Q: No it’s a really tough question to answer. Because part two of the question is what’s something you wish you knew about the industry before you entered it? Because from what it sounds like, you wish you understood the fact that the industry isn’t always about the music.

SH: Yeah, yeah. That’s a very good question. Almost too good. Let me just answer it like this. There are so many things I’ve learned throughout the years by touring and listening to music, and you know, just being in the music industry that I can’t even remember what I didn’t know when I started because I’ve learned so much. It’s been a crazy trip. But when we think of, you know, Jimi Hendrix, the first thing you think about when you hear the name Jimi Hendrix, you think about how he looks and what guitar he plays. But we should actually be thinking about the music right? If you think about a band, you kind of visualize the band right. Like how they look or the logo or something, but not the songs. I personally don’t, maybe you do. Sorry, I’m going in the completely wrong direction.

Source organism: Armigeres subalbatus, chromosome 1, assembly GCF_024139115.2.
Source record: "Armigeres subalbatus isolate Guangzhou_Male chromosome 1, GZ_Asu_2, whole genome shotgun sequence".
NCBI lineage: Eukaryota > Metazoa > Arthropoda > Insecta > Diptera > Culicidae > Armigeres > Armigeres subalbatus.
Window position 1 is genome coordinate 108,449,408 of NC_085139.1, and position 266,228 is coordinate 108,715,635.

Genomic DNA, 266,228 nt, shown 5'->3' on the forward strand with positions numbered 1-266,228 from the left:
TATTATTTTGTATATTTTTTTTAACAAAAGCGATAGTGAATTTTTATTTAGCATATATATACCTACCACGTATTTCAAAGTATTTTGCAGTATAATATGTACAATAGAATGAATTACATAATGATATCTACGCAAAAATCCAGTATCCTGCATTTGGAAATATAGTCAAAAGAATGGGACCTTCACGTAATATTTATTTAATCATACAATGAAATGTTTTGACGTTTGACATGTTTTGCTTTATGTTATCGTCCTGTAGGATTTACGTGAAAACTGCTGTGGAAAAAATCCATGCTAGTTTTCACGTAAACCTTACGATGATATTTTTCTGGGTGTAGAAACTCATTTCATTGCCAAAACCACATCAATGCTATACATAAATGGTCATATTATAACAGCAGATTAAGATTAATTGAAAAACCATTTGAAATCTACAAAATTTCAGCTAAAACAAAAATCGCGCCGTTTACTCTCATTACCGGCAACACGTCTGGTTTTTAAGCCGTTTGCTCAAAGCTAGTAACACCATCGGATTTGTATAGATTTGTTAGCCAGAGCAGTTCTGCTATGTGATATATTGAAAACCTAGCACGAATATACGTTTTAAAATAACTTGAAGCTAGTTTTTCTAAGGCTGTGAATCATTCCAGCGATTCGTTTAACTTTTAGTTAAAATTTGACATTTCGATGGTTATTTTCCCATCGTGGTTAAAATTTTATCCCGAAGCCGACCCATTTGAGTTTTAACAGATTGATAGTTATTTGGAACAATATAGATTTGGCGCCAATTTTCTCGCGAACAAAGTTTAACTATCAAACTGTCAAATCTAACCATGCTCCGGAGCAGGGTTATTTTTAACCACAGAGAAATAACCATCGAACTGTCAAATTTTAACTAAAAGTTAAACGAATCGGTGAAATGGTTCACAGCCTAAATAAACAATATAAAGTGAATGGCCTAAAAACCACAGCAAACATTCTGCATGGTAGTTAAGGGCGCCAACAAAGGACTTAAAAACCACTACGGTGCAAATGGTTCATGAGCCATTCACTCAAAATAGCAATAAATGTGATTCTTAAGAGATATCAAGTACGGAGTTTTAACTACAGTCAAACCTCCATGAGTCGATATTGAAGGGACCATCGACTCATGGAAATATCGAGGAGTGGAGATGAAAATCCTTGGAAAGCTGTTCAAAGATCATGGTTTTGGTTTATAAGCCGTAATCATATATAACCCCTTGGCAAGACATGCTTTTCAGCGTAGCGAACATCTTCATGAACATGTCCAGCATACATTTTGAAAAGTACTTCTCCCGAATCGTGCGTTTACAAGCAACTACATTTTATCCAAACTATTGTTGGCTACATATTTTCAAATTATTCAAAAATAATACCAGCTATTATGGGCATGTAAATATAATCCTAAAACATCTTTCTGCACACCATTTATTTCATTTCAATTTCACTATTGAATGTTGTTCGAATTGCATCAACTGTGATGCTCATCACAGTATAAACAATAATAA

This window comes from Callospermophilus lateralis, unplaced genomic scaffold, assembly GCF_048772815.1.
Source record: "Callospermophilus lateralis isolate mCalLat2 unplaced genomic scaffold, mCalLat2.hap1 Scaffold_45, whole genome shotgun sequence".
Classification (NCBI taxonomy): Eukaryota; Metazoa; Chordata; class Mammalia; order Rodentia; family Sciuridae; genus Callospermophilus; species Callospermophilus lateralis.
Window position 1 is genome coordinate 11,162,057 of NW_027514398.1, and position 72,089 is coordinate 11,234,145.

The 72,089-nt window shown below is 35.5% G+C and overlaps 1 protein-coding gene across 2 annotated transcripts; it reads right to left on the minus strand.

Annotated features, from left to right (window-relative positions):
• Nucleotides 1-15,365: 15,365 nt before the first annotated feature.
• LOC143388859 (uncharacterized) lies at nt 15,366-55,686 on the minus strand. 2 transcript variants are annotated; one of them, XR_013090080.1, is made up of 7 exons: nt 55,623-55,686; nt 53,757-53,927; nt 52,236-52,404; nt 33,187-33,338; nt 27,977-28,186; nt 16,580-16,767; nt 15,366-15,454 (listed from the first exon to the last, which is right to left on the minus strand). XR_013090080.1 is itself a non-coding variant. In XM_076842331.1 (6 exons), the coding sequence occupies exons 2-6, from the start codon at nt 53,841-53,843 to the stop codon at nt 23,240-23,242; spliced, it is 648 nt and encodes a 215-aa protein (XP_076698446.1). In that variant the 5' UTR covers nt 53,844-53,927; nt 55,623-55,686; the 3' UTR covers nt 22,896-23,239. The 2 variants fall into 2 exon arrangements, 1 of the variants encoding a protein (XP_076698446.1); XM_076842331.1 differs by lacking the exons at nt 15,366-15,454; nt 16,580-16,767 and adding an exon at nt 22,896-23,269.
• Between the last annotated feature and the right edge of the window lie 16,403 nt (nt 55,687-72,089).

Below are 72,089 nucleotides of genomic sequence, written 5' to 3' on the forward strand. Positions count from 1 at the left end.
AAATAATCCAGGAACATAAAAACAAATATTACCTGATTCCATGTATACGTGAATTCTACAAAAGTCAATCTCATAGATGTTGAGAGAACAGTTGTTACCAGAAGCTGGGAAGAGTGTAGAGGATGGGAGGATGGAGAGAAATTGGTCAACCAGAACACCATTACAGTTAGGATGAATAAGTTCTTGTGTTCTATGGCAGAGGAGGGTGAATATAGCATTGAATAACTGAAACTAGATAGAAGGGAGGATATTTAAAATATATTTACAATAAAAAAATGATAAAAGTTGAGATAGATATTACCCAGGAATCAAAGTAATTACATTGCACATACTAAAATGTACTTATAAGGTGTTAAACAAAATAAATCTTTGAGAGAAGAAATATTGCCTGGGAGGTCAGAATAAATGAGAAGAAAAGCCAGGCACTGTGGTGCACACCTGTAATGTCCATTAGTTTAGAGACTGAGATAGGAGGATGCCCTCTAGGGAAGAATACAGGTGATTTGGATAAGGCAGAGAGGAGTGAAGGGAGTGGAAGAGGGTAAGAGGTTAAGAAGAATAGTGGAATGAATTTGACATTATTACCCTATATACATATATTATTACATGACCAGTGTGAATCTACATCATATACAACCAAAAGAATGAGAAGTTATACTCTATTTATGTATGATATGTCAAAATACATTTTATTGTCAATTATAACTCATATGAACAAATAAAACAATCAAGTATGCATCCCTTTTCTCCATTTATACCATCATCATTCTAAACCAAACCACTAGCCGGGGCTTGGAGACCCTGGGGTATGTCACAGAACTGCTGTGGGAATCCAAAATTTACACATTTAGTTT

Q: No I understand what you’re going for.

SH: Let me answer that question by I learned a lot. I learned a lot throughout the years about my life, about love, human beings in general. It’s just too much to talk about.

Q: Alright, this was great. Thank you so much for your time.

SH: No problem man. Don’t write too badly about me.

Check out San Holo’s album, album1, on Spotify, iTunes, and Soundcloud.